Volume 31, Issue 1 (1-2017)                   Med J Islam Repub Iran 2017 | Back to browse issues page

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Entezami K Z, Mosavi T. Determination of lymphocytes surface markers in patients with thermal burns and the influence of burn size on mononuclear cell subsets . Med J Islam Repub Iran. 2017; 31 (1) :219-223
URL: http://mjiri.iums.ac.ir/article-1-3977-en.html
Department of Immunology, Faculty of Medicine, Iran University of Medical Sciences, Tehran, Iran. , entezamirahimi@gmail.com
Abstract:   (1864 Views)

Background: Thermal burn injuries impair the host defence system. Hence, in the present study, we aimed at investigating the changes in the number and phenotype of peripheral blood lymphocyte populations (T, B, and natural killer cells) and their subpopulations in patients with thermal burns and determining the relationships with different sizes of total body surface area (TBSA).
   Methods: Blood samples from 67 patients, admitted to Motahary Burn Center in Tehran, with burns from 30% to more than 70% TBSA were collected on Days 3 and 7 postburn. Lymphocytes and their subpopulations were identified by monoclonal antibodies. The cells were analyzed using flow cytometry. The results were compared with healthy controls.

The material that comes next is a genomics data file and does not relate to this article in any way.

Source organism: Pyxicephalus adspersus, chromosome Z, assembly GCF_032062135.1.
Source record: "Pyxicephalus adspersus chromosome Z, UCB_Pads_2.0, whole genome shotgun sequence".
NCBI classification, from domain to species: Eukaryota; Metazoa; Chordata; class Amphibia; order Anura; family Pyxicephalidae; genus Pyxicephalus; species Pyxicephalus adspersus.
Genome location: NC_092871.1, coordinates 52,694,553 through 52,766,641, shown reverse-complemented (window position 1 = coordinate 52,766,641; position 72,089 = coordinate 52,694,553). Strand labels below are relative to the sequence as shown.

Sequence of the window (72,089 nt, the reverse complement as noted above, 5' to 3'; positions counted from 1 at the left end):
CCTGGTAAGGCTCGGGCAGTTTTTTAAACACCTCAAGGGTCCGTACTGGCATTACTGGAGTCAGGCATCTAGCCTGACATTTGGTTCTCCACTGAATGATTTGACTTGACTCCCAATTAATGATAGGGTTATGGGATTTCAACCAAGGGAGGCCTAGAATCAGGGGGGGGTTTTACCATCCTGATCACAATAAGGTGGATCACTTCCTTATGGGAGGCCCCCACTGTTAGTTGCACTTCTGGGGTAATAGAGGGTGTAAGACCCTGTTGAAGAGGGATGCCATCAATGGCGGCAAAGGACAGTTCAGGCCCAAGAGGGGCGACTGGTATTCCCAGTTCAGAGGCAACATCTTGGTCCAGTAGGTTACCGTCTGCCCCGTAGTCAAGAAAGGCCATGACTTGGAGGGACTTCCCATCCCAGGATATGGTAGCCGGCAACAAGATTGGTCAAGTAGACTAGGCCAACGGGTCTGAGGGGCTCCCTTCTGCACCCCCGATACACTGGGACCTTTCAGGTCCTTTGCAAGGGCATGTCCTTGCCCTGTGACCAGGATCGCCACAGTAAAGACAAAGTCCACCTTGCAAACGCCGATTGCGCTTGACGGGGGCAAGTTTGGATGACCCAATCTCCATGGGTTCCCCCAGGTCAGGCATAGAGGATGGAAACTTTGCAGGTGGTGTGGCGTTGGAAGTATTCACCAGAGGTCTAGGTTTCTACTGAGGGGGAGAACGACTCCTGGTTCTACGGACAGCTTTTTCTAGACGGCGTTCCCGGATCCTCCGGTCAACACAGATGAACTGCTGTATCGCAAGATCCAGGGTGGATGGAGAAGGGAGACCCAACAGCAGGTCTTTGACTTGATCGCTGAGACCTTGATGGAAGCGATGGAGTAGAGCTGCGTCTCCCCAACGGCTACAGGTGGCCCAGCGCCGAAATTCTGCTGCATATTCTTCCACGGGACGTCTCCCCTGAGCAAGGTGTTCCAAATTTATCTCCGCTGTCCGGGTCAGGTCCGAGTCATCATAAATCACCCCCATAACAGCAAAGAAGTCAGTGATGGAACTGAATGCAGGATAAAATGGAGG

Results: In this study, 3 and 7 days after burn injury, the percentages of CD3+, CD4+ and CD8+ lymphocyte significantly decreased, CD4+/CD8+ ratios were below the normal range, and CD19+ (B cells) significantly increased. No significant difference was obtained in the mean percentage of CD16+ (NK cells) between Days 3 and 7 postburn. Patients with burns of 30% TBSA or greater (>70%) had a significant reduction in CD3+, CD4+ and CD8+ ( T cells) numbers up to 7 days compared with  3 days after burn injury. Patients with 30% to >70 % TBSA burn failed to show any significant changes in CD4+/CD8+ ratio as well as CD16+ (NK cells) 3 to 7 days after burn. In patients with burns more than 30% to>70% TBSA, CD19+ (B cells) number changes were found to be complicated after 3 and 7 days.
   Conclusion: The results of this study suggest that alterations of immune cell surface markers and TBSA% can reflect postburn lymphocyte activation.

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Type of Study: Original Research | Subject: Immunology

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